The champions of neo-liberalism have used the example of the Baltic states to claim that austerity works.  The studies collected here demonstrate it does not.  Still more important, they analyse the emerging social consequences.  These findings are of major importance and stand as a warning to workers across the rest of the EU.

Much of the story is familiar.  After joining the EU the Baltic republics saw property-based booms fuelled by easy money and low interest rates.  The 2008 financial crisis killed this and precipitated massive contractions in the economy.  Output in Latvia fell by 18 per cent, in Lithuania by 15 and Estonia by 14 per cent. The response of the internal elites was to impose what is described as ‘internal devaluation’.  This was not a currency devaluation. Under the cover of preparing for euro entry, the moneyed elites refused to countenance any reduction in the international value of their wealth.  Instead what was imposed was a massive cut in salaries, pensions and the social wage.

Champions of neo-liberalism in the EU heralded the results as justifying the austerity then being imposed elsewhere. The Baltic states saw 2 per cent growth in 2010 and 5 per cent by 2011 as investors sought to take advantage of cheaper labour.  This growth rate was considerably more than what was then being achieved across most of the rest of the EU – but in reality only a very small gain compared to the loss of output in 2008-09. 

The costs for the populations of the Baltic states were, however, massive.  They went far beyond a sharp drop in living standards and involved a deep remoulding of social relations and the labour market.  The four main changes were: the removal of most contractual safeguards for a majority of the workforce, a massive growth in precarious, part-time employment, the ballooning of a black economy in which workers had no rights at all (30 per cent of total employment in Lithuania by 2011) and unsustainably high levels of emigration for skilled and educationally highly qualified workers. Up to 5 per cent of the workforce has been leaving each year. Wages in Sweden are now four times higher than those in Estonia and five times those in Lithuania.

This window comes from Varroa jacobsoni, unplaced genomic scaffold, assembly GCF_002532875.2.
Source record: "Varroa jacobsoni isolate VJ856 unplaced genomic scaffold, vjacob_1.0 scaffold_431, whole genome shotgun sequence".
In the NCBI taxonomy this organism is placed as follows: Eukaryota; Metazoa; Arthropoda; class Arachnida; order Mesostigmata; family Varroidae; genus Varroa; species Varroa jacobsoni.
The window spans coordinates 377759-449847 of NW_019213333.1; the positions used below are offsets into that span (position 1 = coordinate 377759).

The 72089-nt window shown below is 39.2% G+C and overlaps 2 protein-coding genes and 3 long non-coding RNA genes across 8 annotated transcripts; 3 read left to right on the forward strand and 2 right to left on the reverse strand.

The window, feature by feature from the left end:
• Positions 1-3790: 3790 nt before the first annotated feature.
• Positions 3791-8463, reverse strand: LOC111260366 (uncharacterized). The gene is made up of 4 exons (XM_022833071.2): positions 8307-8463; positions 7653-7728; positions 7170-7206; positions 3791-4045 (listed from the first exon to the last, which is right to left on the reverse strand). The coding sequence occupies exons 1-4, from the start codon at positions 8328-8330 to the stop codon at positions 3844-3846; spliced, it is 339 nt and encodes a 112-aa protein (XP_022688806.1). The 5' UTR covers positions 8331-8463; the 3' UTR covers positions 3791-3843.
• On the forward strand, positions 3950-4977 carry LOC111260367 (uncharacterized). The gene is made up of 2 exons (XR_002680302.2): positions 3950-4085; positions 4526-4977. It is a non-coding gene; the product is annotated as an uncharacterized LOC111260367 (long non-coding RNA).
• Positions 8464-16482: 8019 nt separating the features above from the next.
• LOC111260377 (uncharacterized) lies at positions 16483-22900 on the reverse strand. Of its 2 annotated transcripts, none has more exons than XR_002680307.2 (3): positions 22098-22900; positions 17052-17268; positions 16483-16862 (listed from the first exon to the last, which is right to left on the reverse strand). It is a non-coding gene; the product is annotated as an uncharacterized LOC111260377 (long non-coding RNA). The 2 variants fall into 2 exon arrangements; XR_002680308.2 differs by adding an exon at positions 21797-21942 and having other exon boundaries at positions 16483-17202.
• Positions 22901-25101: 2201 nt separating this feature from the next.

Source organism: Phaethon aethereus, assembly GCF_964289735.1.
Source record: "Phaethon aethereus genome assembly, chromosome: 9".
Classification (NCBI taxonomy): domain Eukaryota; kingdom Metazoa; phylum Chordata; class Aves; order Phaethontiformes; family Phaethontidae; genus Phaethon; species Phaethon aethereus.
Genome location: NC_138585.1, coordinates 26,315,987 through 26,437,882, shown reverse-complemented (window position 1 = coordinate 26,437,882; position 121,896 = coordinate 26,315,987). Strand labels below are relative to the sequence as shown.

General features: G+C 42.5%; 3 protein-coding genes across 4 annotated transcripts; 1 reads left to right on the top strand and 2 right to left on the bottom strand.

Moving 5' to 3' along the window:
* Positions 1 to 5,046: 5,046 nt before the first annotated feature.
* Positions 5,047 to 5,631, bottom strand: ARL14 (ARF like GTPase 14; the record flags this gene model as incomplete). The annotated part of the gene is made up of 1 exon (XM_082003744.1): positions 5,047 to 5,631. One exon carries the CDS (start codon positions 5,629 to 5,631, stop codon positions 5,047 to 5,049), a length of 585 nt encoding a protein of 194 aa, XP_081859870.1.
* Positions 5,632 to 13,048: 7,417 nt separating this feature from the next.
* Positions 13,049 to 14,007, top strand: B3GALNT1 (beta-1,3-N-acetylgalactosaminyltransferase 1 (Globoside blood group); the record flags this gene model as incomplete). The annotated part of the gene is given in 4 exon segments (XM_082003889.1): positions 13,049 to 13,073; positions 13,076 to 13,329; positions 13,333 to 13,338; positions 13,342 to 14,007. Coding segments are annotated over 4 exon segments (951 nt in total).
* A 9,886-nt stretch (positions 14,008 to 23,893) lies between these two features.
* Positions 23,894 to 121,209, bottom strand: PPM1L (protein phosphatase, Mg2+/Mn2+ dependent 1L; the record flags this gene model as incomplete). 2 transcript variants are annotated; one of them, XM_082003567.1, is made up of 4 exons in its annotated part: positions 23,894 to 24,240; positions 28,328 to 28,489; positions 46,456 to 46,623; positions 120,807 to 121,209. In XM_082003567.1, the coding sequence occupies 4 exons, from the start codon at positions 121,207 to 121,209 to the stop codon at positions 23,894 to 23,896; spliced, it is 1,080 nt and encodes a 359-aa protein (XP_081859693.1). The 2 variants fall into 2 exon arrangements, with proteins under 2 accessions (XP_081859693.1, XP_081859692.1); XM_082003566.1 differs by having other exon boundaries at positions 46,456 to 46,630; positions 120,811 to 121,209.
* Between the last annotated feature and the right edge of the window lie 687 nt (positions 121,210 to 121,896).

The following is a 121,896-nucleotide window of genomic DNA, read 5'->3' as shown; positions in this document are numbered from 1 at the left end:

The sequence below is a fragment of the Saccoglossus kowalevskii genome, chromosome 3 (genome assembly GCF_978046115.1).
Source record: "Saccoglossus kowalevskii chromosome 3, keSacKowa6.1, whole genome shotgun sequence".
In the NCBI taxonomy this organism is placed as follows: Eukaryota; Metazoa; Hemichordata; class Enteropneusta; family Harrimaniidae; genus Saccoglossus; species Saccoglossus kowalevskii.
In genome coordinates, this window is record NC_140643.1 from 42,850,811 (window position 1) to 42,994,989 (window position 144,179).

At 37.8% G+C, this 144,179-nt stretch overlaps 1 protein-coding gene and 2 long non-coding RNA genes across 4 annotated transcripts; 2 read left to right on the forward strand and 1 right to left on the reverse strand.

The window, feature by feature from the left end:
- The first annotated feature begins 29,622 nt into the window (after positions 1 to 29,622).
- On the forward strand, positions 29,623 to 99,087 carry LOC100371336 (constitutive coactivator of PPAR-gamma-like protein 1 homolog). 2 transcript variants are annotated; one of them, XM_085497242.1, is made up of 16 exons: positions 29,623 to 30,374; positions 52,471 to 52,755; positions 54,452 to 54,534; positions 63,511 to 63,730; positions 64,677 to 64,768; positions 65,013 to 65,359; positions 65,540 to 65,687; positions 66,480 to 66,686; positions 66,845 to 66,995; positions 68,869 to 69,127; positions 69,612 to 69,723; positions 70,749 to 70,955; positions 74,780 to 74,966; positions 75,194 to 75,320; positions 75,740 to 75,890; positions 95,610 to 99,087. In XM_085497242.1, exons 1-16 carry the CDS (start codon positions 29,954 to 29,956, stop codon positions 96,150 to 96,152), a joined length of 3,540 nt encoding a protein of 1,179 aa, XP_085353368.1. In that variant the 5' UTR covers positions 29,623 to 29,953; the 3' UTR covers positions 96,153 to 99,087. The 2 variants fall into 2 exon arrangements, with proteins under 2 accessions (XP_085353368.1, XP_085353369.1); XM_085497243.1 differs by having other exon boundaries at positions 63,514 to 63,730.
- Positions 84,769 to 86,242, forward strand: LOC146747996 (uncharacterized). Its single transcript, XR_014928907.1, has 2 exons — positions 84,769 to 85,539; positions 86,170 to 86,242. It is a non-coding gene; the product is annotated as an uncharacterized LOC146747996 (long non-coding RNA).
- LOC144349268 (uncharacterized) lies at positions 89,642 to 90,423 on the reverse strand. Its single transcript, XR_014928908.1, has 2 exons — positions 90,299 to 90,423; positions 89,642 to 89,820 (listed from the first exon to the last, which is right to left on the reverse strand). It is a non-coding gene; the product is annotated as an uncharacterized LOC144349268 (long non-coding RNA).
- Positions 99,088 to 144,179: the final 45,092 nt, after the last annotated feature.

The authors document an initial resistance by the trade unions, particularly in Latvia and Lithuania.  But it was not sustained.  A refusal by the governments to respond, the use of increasingly authoritarian methods against any protest, the increasing scale of unemployment and emigration left trade unions weakened and politically marginalised.  The result was the growth of what the authors call an ‘austeriat’, a majority workforce that was only marginally employed and the creation of disabling divisions within the working class.  As local workers left, employers began the process of bringing in other workers from southern Europe or Thailand willing to work at even lower wages. This in turn has strengthened a historic legacy of xenophobia. 

The authors argue that these consequences, now seen dramatically in the Baltic republics, are likely, to some extent or other, to be duplicated across large parts of the EU.  They also note that this flexible, mobile and individualised workforce, increasingly uprooted from any supporting social or national institutions, is what the authors of the Single European Act required for their economic model to work. Market forces will infallibly dominate – ending any pretence of a Social Europe.  While this will not stop the European Commission issuing document such as ‘Strengthening the Social Dimension 2013’, the longer-term social and political consequences are likely to be fatal to the EU itself: ‘the ultimate failure of the European Union’s project is more likely to be a question of when rather than if.’  

The hardback edition is expensive and for library purchase only (hopefully a cheaper paperback edition will be produced). But the book is important nonetheless. The authors are experts in their fields, academics from the Baltic states themselves, from Britain and the US.  They are fully sensitive to the differences between the Baltic states. But they also paint an overall picture which the British labour movement cannot afford to ignore